And that is the bare bones of my father’s life but it gives little insight to who he was and how he was. So let me tell you about my dad.

He was affectionate and loving. He understood the value of a kiss and an embrace and was always demonstrative with his love. I have never ever not greeted my dad, as man or boy without a kiss and a hug. And the same at every bedtime I have spent at home for the past 36 years. He made it unambiguously clear that he loved you without condition and the security and self-worth this gave me as a child was immeasurable. Such love is the foundation on which you build your life as an adult, so thank you dad.

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He was kind and generous, some would say foolishly so. He always rooted for the underdog and was prepared to lend a hand to anyone in need. And he did this on many, many occasions. People often thought my dad’s generosity was taken advantage of but they were wrong. He knew full well the risks. But always felt they were worth it. The risk of being let down or not being paid back was far outweighed by the chance of helping someone to better their circumstances or avert disaster.

He gave and never expected it back. And whatever the end result he would forgive easily and never bore a grudge. He understood the transformative power of having someone believe in you. His faith in others and trust that they would not let him down, inspired people to believe in themselves and changed lives. Everyone deserved a chance in my dad’s eyes and more often than not a second chance too. He gave quietly and without fanfare and many of the good deeds he did throughout his life are only coming to the surface now as those he has helped over the years have come forward to say thank you for acts of kindness we knew nothing of. We have received the most beautiful letters of gratitude and it has been a huge comfort to my family and I.

My dad was charismatic and could light up a room. He made a lasting impression on people. When he died the nurses wept and the paperboy cried. The doctor’s receptionist sent a card and even the lady at the dry cleaners sent flowers. He was charming and he was a gentleman and he’ll be missed by everyone who knew him.

My dad loved to play the fool and mock authority. He hated rules for rule’s sake and had a subversive streak running through him. He was rarely serious at home and was forever being silly, telling jokes and seeking out fun. Once, when in hospital following a blood infection many years ago, we peered at his notes as he slept in bed. Upon them we found written in a familiar scrawl, ‘Fine specimen of a man’. He couldn’t help himself even when ill!

He loved Christmas and Bonfire night and anything that celebrated the pure unbridled joy of being alive. I often think he loved children so much because he saw the world through the eyes of a child. He would snigger at the ridiculousness and pomposity of grown ups. He never lost his sense of wonder at the beauty of the world around him. Nor did he lose his faith in humanity. He remained an optimist no matter what life threw at him.

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He was not flawless in every regard, however. He was absolutely useless at anything remotely practical. The only household duty to which he was entrusted was changing light bulbs and even then he struggled with the fiddly halogen ones. But all of my dad’s limitations were easily overcome by the goodwill of those around him, eager to repay a favour and help him out. He was also not the slightest bit artistic and his abilities in that department were limited to drawing a caricature of Elvis, which bizarrely resurfaced at the advent of his illness. He was found scribbling pictures of Elvis on the menu in a restaurant as the gravity of his illness hit home. It was heart-breaking and endearing in equal measure.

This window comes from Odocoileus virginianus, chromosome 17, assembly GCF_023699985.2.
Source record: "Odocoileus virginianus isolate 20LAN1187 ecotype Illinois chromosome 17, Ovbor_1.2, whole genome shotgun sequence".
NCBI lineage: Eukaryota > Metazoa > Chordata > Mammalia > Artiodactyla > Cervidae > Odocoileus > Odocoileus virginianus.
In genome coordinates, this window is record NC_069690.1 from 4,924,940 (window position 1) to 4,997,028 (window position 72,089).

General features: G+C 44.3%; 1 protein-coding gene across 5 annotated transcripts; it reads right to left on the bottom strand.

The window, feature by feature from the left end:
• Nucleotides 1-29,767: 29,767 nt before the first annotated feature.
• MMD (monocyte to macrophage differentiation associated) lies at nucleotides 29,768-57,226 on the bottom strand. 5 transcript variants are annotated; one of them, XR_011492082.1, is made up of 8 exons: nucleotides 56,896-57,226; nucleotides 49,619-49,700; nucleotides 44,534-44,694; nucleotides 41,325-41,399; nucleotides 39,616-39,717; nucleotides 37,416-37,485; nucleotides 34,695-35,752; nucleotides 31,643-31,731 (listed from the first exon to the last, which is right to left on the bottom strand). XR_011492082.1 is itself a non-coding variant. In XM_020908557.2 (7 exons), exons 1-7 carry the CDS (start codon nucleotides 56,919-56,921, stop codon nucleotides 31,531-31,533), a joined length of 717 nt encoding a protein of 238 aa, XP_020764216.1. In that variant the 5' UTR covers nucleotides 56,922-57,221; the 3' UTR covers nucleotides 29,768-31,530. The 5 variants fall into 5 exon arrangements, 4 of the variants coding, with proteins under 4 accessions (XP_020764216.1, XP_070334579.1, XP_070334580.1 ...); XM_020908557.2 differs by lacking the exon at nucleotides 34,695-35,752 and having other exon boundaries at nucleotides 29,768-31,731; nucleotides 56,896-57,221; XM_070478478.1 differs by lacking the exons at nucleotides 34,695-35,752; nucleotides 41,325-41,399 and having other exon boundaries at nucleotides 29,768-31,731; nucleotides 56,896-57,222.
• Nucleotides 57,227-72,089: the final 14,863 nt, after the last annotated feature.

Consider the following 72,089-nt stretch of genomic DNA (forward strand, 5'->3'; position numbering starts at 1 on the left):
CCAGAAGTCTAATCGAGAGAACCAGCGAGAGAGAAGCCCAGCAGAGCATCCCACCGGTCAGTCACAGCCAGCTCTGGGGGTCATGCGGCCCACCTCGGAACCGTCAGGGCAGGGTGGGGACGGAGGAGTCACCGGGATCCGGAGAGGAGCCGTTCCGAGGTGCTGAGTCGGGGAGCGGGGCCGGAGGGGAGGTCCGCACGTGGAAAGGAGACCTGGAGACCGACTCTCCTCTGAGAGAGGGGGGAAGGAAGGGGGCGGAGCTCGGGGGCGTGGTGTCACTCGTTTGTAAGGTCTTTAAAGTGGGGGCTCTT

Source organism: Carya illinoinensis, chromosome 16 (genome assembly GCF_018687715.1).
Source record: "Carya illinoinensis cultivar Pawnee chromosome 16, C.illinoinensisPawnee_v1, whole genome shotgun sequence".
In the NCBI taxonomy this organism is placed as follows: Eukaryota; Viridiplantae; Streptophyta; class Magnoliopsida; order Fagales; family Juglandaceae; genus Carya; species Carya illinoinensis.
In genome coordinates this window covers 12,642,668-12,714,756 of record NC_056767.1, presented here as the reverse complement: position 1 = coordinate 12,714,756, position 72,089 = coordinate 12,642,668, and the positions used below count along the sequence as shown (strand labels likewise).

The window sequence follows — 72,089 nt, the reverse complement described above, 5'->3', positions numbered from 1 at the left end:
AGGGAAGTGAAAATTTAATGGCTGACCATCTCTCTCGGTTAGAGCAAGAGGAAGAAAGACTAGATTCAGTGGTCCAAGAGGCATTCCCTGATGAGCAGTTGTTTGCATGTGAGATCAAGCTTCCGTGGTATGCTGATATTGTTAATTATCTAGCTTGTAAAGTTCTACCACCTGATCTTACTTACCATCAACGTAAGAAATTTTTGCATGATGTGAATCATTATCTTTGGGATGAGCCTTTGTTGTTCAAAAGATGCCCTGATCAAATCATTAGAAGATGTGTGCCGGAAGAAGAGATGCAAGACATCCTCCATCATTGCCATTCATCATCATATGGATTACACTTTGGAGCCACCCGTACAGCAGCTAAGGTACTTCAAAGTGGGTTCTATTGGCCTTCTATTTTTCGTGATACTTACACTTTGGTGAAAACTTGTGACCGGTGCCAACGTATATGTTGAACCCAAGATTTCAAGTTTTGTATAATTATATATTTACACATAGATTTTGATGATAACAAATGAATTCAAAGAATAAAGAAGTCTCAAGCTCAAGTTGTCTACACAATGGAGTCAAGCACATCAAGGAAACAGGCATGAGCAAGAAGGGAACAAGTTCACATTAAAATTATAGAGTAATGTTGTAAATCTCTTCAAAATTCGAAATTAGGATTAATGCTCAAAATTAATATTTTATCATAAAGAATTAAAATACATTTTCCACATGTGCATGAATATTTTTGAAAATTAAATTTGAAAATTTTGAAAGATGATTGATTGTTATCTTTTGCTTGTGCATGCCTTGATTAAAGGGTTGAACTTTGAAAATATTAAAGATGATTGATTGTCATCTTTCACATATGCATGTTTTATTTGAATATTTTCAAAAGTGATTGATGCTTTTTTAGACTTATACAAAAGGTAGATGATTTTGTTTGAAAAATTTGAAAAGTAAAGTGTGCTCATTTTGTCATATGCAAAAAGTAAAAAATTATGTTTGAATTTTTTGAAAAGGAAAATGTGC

He was a father figure to many but it was I and my sisters alone who were blessed with the good fortune of calling him call him Dad. My whole life growing up my chest would puff out, as people would speak glowingly of my dad. I was then and am now immensely proud of him. He was quite simply my hero, my role model, my heart and soul. I will miss him with every fibre of my being but I will see that is legacy continues.

Dad, it has been a privilege to walk the last few steps of your life with you. For you to finally need me and have the opportunity to pay a fraction back in your hour of need has been one of the most rewarding experiences of my life. I have held your hand and given you comfort as I lost you piece by piece. My heart ached as I lost a little more of you each day but in the coming weeks we will rebuild you with the countless wonderful memories you have given us.

My father goes to his grave with no regrets and no enemies. As John Lennon once put it, a ‘working class hero’. He lived a life far beyond his dreams as a 10-year old boy. He loved and was loved. My own child will enter the world in just a couple of month’s time and despite never meeting you, they will always know you. For you are in me. When we go hunting for chestnuts in Autumn time, it’s grandad who will shake the tree. And when we ignite fireworks on Bonfire night, it’s grandad who will light up the sky.

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I will miss you singing in the morning. Normally to your own lyrics.

I will miss your overly-theatrical sneezes.

I will miss the smell of diesel when you came home from work as a child.

I will miss the bristles on your chin as you kissed me goodnight.

I will miss your impossibly long answerphone messages.

I will miss your silly dancing in the kitchen.

I will miss you calling me at work and staring every conversation with, ‘Sorry to trouble you,’ as if you ever did.

I will miss bonfire night as you charged round the garden, perilously lighting fireworks and returning to half-spinning Catherine wheels.